Already regarded with suspicion by the Protestants in Ireland, Whately’s character failed to endear him to the locals. He enjoyed an argument, peppering his conversation with puns and word play, but always had to have the last word. Perhaps his most famous contribution to what passed as 19th century humour was this rather contrived quip; “Why cannot a man starve in the desert? Because he can eat the sand which is there. But how did the sandwiches get there? Noah sent Ham and his descendants mustered and bred.”  Boom, boom.

Whately could also be insensitive and rude. When a cleric asked his Grace’s permission to go to New Zealand for health reasons, he responded; ““By all means go to New Zealand; you are so lean that no Maori could eat you without loathing.” Annoyed by a cleric who was droning on, Whately suddenly piped up and asked the poor man, “Pray, sir, why are you like the bell of your own church?” The Archbishop then enlightened him by revealing the answer to the riddle; “it is because you have a long tongue and an empty head.”

Perhaps more disconcerting to the great and the good of Dublin society were some of Whately’s physical traits. He seemed unable to keep his feet still. He would pace up and down whilst waiting for his dinner, sometimes take out a pair of scissors and trim his nails or, if the pre-dinner small talk was particularly annoying, he would take the calling cards and fling them across the room. Another pre-prandial trick was whilst talking to whirl a chair round on one of its legs. Sometimes the leg would break – Lady Anglesey, a regular hostess, is said to have lost six of her best chairs this way.

It was perilous to be seated next to the Archbishop at a dinner as Provost Lloyd found out on one occasion. Whately was giving the after dinner speech and was in full flow, telling stories and cracking jokes. But what caught his fellow diners’ attention was what was happening to his right foot. Somehow Whately had managed to double it back over his left thigh, grasp the instep with both hands as if to strangle it and then placed it on the poor Provost’s lap. And there it stayed for the duration of his speech. The stoic Provost is said not to have turned a hair.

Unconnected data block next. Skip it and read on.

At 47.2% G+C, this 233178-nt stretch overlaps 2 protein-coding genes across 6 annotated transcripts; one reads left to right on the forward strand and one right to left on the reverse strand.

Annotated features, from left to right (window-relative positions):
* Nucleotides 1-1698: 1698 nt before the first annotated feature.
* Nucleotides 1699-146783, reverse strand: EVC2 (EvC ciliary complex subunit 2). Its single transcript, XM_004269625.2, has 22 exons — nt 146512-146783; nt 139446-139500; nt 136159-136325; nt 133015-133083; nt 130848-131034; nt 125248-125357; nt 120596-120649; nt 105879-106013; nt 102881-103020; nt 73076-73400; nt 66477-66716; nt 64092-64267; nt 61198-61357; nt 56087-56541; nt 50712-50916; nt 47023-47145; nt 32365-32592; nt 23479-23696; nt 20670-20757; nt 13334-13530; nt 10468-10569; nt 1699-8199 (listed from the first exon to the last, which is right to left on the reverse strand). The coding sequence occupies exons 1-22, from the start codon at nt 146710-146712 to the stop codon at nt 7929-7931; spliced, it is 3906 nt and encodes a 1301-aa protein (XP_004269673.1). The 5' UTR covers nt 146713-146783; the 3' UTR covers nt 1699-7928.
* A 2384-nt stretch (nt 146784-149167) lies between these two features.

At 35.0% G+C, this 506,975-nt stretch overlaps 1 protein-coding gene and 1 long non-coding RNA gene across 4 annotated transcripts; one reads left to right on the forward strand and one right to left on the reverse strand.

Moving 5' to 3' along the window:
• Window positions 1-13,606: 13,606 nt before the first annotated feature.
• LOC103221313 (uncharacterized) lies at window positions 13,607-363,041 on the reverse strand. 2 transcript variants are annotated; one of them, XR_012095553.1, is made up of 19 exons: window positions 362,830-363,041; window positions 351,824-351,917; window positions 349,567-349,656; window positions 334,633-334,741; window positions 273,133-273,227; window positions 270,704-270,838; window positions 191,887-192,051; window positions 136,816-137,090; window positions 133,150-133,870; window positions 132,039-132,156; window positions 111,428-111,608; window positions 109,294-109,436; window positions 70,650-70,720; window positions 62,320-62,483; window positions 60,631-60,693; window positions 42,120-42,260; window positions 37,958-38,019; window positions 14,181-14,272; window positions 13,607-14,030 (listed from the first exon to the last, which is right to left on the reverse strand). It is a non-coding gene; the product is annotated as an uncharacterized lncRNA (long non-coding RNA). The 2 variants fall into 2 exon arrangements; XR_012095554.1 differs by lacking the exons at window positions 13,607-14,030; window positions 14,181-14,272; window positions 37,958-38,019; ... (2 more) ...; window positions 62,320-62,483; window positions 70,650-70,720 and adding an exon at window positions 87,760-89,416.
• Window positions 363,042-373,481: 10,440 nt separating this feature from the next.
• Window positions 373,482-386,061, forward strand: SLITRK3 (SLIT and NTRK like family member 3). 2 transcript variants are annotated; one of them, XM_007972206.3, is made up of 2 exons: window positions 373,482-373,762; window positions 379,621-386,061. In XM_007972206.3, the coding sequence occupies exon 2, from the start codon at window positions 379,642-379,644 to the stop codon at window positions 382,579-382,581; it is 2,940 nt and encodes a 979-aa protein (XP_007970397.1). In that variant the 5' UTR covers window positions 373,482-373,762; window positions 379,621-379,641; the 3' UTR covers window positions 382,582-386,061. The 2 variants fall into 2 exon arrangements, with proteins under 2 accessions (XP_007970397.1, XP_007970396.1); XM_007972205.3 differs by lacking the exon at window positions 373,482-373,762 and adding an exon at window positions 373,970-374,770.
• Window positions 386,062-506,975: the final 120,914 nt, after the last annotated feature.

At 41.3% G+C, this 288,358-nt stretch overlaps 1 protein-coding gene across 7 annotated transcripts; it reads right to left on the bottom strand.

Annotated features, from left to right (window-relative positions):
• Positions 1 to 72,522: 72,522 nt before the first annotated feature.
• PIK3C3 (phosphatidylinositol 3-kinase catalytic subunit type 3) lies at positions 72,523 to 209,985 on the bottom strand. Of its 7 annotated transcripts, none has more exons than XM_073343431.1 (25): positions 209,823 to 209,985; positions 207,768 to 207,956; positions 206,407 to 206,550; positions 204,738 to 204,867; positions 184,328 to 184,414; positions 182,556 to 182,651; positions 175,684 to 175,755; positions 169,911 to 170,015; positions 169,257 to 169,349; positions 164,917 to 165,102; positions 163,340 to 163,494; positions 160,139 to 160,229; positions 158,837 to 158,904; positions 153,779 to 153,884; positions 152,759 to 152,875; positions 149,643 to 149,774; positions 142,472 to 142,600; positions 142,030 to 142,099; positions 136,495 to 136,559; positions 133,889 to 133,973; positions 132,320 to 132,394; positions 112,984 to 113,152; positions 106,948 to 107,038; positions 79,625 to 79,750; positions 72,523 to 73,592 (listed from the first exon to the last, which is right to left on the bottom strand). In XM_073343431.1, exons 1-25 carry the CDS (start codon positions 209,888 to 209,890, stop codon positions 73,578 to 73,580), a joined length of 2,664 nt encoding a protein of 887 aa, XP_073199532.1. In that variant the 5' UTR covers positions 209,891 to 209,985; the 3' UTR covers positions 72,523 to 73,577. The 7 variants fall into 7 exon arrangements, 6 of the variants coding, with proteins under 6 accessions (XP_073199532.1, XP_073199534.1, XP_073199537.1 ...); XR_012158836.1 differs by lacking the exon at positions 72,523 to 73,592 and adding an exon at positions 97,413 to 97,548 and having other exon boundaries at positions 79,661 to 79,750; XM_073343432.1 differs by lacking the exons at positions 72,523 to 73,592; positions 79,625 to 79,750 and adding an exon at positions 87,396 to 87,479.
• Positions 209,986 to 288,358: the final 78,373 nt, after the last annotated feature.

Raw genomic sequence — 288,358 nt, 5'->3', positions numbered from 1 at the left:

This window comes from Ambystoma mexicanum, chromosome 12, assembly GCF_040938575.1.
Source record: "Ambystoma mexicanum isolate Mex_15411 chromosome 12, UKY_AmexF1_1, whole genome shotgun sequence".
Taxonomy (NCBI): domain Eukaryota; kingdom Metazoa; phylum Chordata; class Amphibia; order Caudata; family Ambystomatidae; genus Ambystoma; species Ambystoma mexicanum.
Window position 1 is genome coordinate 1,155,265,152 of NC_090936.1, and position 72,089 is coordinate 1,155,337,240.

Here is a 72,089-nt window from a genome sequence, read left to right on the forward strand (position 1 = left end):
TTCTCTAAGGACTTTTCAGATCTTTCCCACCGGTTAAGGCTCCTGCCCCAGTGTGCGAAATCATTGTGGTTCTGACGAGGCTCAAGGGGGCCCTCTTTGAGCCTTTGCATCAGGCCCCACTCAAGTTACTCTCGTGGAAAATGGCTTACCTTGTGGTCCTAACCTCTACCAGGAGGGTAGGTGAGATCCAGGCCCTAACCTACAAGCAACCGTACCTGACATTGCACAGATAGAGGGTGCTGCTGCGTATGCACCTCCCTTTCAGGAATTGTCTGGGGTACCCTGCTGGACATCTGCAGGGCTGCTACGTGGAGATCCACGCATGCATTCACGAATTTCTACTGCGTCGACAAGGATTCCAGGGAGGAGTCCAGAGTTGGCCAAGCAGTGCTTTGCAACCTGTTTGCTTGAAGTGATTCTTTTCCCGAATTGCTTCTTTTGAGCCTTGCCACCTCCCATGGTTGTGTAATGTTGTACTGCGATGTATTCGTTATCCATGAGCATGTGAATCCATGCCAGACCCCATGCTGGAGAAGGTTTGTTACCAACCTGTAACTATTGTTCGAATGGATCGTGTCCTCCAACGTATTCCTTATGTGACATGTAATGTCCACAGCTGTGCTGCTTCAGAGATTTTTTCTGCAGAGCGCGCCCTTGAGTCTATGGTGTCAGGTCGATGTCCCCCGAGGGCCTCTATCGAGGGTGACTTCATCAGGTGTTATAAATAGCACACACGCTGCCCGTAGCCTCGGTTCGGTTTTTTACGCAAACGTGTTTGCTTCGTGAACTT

Chief Justice Doherty was sitting next to Whately at a Privy Council meeting and felt the need to sneeze. Reaching down to his pocket for his handkerchief he was astonished to find Whately’s foot already nestling in there. Perhaps even more alarmingly for society hostesses, Whately would often draw a chair up to the fireplace and rest his legs up on the mantelpiece, oblivious to any valuable objets d’art that may have been deposited there.

Regarded as pro-Catholic by the Protestants and a wolf in sheep’s clothing by the Catholics, Whately’s attempts to reform the Irish education system and enhance the lot of the poor were stymied. His spirit was broken and he lived out his final decade almost as a recluse. His beloved wife died in 1860, plunging him further into depression. He became reclusive and with his health failing, he turned to homeopathy. He finally met his maker in 1863 and there is a rather splendid memorial to him in Dublin’s St Patrick’s Cathedral.

These days Whately would have been diagnosed with some fancy syndrome, perhaps autism, but at the time his eccentricities gave his enemies plenty of scope to make mischief.

Book Corner – June 2018 (2)

The Long Arm of the Law – edited by Martin Edwards

Very few policemen make it into the golden pantheon of literary detection. Of the crème de la crème only Maigret, in my view, is comparable with Sherlock Holmes, Lord Peter Wimsey and Agatha Christie’s creations, Miss Marple and Hercule Poirot. Where the local plod appear in the pages of Conan Doyle, Christie, Chesterton, Sayers et al, they are pedestrian, slow-witted, literary devices to illustrate the brilliance of the grey cells contained within the cranium of the amateur sleuth.

Of course, if we are looking for the antecedents of literary detection, we cannot ignore Dickens’ Inspector Bucket (Bleak House, 1853) and Wilkie Collins’ Sergeant Cuff (The Moonstone, 1868) but they are both preceded by Edgar Allan Poe’s amateur, Auguste Dupin, whose mastery of ratiocination was amply exemplified in The Murders of the Rue Morgue (1841). In an attempt to rescue the much maligned officer of the constabulary, the indefatigable Martin Edwards has put together an interesting collection of fifteen short stories showing the professional policeman at his best.

Anthologies are patchy in quality at best and I sensed at times that Edwards was scraping the barrel to provide enough examples from a varied array of writers to make his point. The other problem is that often the resolution of the problem is not the result of structured, forensic enquiry and investigation which, I assume, is the staple fare of police work but the inspired deduction of one of the officers. In other words, there is little difference in the way the culprit is unmasked it just happens that the grey cells belong to a police officer, not a leisured amateur.